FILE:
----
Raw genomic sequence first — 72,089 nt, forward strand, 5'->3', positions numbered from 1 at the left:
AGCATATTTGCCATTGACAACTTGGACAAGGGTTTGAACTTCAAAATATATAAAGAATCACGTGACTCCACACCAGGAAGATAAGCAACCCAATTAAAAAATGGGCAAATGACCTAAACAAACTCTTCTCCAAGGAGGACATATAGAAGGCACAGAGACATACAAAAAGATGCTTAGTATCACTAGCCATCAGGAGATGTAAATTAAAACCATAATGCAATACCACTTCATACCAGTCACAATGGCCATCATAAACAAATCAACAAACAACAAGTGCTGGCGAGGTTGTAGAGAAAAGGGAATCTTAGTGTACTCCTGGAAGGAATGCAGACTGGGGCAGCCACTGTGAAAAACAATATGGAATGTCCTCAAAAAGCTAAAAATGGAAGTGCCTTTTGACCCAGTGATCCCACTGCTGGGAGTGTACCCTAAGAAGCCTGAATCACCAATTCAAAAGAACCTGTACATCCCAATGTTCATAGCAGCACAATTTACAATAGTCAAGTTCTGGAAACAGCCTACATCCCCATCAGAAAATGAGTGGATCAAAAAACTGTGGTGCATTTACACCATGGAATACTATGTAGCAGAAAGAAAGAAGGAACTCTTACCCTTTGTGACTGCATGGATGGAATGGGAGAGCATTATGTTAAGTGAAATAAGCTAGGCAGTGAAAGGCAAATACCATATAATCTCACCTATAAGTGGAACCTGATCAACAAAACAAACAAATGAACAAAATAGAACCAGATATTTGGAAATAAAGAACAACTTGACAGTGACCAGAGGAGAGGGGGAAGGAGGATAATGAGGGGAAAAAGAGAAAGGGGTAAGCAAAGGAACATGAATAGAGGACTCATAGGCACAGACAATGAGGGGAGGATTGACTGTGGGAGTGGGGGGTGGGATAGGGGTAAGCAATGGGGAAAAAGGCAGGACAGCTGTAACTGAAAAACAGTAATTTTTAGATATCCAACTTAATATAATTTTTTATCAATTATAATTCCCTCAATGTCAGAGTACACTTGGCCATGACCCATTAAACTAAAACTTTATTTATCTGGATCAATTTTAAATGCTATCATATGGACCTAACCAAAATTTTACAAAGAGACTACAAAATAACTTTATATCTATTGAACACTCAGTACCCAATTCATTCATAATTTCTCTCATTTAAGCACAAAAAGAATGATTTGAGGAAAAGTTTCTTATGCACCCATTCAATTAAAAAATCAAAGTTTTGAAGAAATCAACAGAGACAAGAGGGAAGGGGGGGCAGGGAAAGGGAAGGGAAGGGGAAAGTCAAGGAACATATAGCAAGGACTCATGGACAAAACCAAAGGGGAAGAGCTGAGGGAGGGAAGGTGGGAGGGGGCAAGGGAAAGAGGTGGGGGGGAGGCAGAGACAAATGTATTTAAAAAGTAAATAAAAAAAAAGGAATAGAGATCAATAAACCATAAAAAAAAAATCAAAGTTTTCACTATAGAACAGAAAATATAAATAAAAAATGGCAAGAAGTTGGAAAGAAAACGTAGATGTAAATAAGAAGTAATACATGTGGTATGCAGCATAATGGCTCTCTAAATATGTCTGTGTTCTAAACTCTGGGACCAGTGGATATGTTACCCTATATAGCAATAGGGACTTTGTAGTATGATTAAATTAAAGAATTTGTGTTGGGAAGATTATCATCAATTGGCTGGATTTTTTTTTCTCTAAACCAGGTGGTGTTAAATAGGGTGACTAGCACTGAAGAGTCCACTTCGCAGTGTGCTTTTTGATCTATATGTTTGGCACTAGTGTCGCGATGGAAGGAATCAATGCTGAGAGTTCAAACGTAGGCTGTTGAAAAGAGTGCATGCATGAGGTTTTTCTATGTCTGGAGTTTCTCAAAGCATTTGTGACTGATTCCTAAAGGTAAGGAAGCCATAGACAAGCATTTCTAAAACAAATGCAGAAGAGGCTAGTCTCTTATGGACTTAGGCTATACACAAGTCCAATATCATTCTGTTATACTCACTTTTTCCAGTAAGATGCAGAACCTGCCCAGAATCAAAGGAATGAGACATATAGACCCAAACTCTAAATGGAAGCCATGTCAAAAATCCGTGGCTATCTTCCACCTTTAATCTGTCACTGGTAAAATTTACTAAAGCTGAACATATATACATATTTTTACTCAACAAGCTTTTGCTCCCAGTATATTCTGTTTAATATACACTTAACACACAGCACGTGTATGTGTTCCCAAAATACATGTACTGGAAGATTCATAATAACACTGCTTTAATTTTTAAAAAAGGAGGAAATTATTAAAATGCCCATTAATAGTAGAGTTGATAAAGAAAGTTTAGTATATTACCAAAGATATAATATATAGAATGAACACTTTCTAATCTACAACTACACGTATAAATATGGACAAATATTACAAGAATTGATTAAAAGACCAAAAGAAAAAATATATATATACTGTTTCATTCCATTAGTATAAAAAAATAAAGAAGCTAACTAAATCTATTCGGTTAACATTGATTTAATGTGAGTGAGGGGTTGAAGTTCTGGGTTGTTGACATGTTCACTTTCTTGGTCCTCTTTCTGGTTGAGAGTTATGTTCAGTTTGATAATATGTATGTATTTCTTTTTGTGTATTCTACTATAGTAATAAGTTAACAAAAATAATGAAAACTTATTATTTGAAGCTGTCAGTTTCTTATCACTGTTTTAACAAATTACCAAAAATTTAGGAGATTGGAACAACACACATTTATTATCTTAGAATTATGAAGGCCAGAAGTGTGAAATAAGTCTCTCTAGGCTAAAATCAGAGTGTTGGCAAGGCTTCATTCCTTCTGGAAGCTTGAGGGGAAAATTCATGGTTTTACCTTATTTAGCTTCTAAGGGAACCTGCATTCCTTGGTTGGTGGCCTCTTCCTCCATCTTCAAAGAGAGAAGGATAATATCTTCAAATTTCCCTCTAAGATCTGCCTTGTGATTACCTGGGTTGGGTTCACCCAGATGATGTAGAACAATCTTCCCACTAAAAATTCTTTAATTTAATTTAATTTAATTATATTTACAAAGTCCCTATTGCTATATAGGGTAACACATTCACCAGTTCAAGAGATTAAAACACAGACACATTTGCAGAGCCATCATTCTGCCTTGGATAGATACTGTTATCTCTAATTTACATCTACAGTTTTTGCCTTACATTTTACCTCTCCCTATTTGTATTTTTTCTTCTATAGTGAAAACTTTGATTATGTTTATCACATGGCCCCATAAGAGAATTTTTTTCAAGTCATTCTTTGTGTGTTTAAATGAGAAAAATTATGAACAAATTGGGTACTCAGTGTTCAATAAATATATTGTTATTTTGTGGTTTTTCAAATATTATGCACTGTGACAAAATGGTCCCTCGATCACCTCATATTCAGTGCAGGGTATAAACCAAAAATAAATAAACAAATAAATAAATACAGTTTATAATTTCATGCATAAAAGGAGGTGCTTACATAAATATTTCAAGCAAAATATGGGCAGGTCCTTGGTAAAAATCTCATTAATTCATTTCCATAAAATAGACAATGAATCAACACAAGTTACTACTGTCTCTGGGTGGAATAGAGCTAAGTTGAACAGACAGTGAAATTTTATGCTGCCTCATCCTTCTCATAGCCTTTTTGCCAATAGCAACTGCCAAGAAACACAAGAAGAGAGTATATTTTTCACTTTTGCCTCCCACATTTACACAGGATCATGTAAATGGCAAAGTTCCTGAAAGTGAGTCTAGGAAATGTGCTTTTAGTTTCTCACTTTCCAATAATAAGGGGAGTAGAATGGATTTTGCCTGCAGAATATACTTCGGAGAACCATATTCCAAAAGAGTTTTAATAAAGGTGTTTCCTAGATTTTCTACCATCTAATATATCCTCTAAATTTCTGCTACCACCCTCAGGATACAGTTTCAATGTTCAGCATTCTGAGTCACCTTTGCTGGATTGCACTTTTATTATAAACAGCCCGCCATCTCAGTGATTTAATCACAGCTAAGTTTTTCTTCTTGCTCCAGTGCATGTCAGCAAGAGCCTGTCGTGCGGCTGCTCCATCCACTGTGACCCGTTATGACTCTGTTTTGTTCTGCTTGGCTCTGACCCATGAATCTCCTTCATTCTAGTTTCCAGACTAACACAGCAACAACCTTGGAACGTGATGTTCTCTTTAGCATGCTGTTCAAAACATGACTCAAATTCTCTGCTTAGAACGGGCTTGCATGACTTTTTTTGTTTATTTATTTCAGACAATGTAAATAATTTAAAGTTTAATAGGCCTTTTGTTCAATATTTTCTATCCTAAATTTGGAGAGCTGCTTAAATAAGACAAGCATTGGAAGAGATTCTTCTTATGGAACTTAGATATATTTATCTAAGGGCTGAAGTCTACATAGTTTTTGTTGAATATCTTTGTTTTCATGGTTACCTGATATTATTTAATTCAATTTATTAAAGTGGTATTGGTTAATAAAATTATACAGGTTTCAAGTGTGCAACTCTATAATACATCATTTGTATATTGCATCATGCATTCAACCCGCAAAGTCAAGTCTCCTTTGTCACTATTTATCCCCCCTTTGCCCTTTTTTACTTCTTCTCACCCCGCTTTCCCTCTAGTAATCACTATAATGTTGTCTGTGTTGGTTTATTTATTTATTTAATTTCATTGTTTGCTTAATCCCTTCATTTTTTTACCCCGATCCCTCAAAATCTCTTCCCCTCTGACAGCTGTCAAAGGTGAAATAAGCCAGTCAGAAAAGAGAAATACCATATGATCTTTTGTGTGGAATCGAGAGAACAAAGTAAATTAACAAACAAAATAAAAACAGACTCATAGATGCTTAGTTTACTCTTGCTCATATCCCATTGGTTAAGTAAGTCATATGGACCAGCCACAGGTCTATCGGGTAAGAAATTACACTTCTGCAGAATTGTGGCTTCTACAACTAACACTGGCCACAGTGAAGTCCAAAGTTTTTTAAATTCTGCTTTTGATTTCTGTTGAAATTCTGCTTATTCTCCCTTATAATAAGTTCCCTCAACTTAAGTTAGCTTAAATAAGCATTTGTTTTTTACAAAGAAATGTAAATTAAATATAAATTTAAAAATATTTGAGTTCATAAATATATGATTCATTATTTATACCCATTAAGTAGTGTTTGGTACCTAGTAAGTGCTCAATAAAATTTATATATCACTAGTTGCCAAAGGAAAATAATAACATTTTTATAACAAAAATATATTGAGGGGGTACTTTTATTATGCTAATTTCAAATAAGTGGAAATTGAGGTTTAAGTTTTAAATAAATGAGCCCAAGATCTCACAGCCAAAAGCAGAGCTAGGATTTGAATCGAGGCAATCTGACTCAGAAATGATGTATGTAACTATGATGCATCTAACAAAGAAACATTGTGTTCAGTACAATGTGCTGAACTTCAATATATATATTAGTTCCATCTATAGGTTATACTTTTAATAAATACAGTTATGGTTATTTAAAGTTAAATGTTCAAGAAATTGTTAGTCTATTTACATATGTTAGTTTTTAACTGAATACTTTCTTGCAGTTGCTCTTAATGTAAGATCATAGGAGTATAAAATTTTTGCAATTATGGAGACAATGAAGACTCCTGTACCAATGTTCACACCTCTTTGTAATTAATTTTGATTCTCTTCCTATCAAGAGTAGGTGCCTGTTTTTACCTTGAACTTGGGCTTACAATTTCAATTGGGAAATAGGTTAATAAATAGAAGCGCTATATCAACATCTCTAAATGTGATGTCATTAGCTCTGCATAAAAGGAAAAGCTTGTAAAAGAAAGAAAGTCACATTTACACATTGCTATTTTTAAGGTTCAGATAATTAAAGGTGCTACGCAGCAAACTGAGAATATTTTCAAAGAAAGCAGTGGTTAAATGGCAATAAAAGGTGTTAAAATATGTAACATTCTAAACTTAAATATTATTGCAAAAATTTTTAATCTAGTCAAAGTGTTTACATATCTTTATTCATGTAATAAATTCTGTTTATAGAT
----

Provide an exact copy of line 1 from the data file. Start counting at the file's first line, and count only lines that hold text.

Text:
Raw genomic sequence first — 72,089 nt, forward strand, 5'->3', positions numbered from 1 at the left: